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Permission to Pack : More than a million Americans are ready to deal lethal force. And they're licensed to do it. Handgun permits are getting easier to come by--even in L.A.

January 04, 1996|PAUL DEAN | TIMES STAFF WRITER

Kopel predicts that 40 states will ratify carrying laws by the turn of the millennium. Even California.

"[CCW] is always passed with this flurry of excitement, warnings of annihilation, then there's a big rush of people to get permits," he adds. "Then after that, even in states where gun control remains a very hot issue, repealing the CCW law tends not to get very much attention, even from the gun-control lobby.

"In their view, it's not that big an issue."

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Attorney Kates says polls regularly prove that crime has replaced the economy as the Great National Concern. He also believes that the majority of Americans have heard the NRA and HCI on carrying concealed weapons and other gun issues and decided, "They're both crazy.

"This great majority in the middle want laws, sensible gun laws that represent a reasonable way of dealing with crime and guns. In essence, laws that target criminals without disarming the citizenry."

James Jarrett heads the United States Marksmanship Academy in Arizona, where the open carrying of weapons is a territorial tradition. Last year, the state passed a concealed-carry law and Jarrett, former LAPD officer and an adjunct professor of justice studies at Arizona State University, began training new permit holders.

Jarrett believes you can teach a chimpanzee to shoot, so half of his 16-hour course is devoted to the legal and psychological ramifications of deadly force because "If you haven't used deadly force, if you are not intimately familiar with the law . . . you are placing people at enormous risk."

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Would aerospace employee David Elliott of Torrance, a retired Air Force fighter pilot and Vietnam veteran, carry a pistol? Maybe, he says. Because he works nights and drives a Mercedes and knows it's a popular target for carjackers.

"There is the deterrent factor," he says. "There's a helluva lot to be said for the knowledge that anybody you bump into might be carrying a gun. So the guy who is going to stake out my Mercedes is certainly going to think twice."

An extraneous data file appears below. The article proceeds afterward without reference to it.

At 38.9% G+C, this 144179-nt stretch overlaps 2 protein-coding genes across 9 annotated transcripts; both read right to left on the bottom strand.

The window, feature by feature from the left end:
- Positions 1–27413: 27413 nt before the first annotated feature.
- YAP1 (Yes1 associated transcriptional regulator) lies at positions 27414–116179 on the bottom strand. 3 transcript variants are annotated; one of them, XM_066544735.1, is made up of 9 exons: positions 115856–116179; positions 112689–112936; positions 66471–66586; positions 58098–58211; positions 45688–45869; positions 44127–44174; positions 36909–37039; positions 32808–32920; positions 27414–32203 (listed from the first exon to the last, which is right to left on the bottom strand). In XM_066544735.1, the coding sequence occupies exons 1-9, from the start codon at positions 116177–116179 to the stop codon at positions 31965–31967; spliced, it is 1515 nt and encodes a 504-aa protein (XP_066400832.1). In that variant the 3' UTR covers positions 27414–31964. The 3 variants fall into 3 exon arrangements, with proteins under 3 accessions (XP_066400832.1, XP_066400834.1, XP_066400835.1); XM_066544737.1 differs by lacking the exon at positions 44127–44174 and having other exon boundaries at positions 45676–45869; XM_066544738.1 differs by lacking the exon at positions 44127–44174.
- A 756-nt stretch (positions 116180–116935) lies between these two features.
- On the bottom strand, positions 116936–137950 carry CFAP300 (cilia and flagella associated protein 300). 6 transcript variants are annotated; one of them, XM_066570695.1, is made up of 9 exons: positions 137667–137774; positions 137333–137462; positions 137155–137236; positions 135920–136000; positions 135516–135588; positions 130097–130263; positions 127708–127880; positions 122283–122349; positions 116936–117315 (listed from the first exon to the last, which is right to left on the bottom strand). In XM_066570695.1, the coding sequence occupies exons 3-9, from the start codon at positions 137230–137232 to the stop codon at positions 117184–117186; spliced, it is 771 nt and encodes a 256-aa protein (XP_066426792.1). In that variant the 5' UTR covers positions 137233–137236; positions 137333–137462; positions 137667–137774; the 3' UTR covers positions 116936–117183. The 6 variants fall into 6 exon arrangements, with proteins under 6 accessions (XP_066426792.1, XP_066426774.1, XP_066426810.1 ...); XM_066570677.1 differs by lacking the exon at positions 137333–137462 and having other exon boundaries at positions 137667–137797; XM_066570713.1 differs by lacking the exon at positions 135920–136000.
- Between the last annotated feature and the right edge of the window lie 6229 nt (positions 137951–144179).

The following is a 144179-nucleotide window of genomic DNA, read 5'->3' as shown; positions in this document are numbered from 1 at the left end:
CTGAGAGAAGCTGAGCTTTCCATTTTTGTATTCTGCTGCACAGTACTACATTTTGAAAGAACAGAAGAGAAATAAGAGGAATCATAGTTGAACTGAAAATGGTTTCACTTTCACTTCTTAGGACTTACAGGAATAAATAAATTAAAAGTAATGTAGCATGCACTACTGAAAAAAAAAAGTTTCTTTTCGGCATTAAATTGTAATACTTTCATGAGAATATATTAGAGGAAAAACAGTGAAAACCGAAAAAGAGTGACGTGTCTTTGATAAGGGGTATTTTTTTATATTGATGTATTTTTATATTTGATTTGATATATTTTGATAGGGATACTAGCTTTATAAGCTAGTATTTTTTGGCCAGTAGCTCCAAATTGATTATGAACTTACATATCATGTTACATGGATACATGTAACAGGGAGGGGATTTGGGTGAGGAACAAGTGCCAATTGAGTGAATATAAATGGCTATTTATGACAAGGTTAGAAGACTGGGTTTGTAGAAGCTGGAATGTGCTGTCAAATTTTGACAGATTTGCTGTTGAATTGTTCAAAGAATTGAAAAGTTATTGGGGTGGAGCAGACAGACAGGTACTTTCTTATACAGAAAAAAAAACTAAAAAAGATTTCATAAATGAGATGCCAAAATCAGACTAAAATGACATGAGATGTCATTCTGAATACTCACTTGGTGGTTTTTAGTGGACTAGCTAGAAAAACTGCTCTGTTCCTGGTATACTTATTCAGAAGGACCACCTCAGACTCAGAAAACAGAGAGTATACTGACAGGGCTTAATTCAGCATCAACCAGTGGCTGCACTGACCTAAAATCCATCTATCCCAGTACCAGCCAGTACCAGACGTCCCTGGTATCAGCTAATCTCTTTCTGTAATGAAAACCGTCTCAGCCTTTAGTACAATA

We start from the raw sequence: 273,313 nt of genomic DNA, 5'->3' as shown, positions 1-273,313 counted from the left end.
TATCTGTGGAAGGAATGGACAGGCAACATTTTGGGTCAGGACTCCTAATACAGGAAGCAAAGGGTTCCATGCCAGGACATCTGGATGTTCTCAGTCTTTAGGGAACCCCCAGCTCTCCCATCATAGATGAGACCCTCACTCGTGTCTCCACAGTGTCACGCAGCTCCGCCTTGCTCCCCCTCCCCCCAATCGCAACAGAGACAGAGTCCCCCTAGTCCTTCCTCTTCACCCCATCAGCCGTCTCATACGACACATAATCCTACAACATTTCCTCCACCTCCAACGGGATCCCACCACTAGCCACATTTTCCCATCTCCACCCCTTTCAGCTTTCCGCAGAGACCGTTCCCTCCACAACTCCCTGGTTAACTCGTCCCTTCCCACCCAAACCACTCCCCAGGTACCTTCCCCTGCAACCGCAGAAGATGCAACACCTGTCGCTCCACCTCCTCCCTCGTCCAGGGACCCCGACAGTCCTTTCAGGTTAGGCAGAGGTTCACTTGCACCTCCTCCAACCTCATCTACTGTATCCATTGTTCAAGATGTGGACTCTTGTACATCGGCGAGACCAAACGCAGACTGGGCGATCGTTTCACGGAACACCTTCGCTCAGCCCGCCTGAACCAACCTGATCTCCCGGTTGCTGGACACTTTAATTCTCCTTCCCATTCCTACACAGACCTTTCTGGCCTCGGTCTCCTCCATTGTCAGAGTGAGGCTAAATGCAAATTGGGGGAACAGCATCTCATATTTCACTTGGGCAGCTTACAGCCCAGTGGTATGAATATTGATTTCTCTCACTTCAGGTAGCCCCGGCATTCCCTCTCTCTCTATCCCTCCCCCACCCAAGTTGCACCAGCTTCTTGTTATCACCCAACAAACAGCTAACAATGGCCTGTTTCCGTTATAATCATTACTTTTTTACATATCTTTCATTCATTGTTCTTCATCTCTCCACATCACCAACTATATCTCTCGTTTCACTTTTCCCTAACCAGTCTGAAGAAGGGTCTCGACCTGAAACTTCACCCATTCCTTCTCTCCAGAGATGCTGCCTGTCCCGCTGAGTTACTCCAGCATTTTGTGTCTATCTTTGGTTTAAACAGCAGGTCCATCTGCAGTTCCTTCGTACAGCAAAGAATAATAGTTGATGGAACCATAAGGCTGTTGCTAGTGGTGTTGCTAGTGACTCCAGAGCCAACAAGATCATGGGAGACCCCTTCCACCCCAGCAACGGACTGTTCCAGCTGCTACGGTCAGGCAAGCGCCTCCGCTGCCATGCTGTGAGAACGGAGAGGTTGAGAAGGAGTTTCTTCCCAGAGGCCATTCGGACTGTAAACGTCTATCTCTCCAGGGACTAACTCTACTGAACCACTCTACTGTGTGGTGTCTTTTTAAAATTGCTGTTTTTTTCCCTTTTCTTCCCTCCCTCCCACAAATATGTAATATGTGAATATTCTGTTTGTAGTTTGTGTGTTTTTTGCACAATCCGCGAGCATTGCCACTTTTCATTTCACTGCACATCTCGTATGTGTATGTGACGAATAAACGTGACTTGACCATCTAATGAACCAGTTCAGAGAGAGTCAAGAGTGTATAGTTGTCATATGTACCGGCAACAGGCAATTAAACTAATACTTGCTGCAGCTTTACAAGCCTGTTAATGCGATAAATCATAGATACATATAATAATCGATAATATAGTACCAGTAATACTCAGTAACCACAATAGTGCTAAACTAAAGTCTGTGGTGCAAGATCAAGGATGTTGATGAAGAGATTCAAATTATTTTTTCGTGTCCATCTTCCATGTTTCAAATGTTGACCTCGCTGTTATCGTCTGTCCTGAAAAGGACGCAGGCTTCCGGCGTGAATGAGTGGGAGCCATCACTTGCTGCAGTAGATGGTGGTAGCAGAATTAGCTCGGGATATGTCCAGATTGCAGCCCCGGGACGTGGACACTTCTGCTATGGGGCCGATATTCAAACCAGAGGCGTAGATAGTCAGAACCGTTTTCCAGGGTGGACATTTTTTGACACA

Television reporter Ellen Lava owned a handgun when she was single and sleepless in Sacramento. It was her going-away gift to a co-anchor when she left for Los Angeles and Channel 7.

Now Lava is protected by a husband and the alarm system and double locks of her home in Santa Monica. She carries Mace, but "I personally do not feel a need for a gun, or to carry a gun. But if my husband goes back to flying for the airlines, I'd buy another gun."

Public figures who do have permits to carry concealed weapons are generally reluctant to discuss their reasons or carrying habits. Some believe acknowledging a permit is likely to alert potential assailants and neutralize the advantage of concealing a handgun.

Several queries to Arthur Sulzberger's office went unanswered.

There was silence from Tom Selleck's publicity agent.

A representative said Donald Trump has his New York City permit but "doesn't carry a gun, never has."

From the office of publisher William F. Buckley and his National Review, an assistant's response was a chuckle.

"I presume he hasn't turned it in on a certificate from Toys R Us," she said. Later, after checking with Buckley: "Yes, he still has a gun and a permit."

Sen. Dianne Feinstein obtained her permit in 1976 when she was president of the San Francisco Board of Supervisors and a bomb exploded against her house.

"I was a victim of the New World Liberation Front," she recalled. "Then they shot out the windows of our beach house."

Although a supporter of tough gun laws, Feinstein believes citizens should be granted permits to carry concealed weapons if there is "a demonstrable need."

Her own license has lapsed.

Feinstein's gun was melted into a crucifix, which she later presented to Pope John Paul.

Don Buchwald of New York represents Howard Stern. He said he didn't know if his client had a gun permit. Could you ask?

"Who cares?" snapped Buchwald.

Then he hung up.

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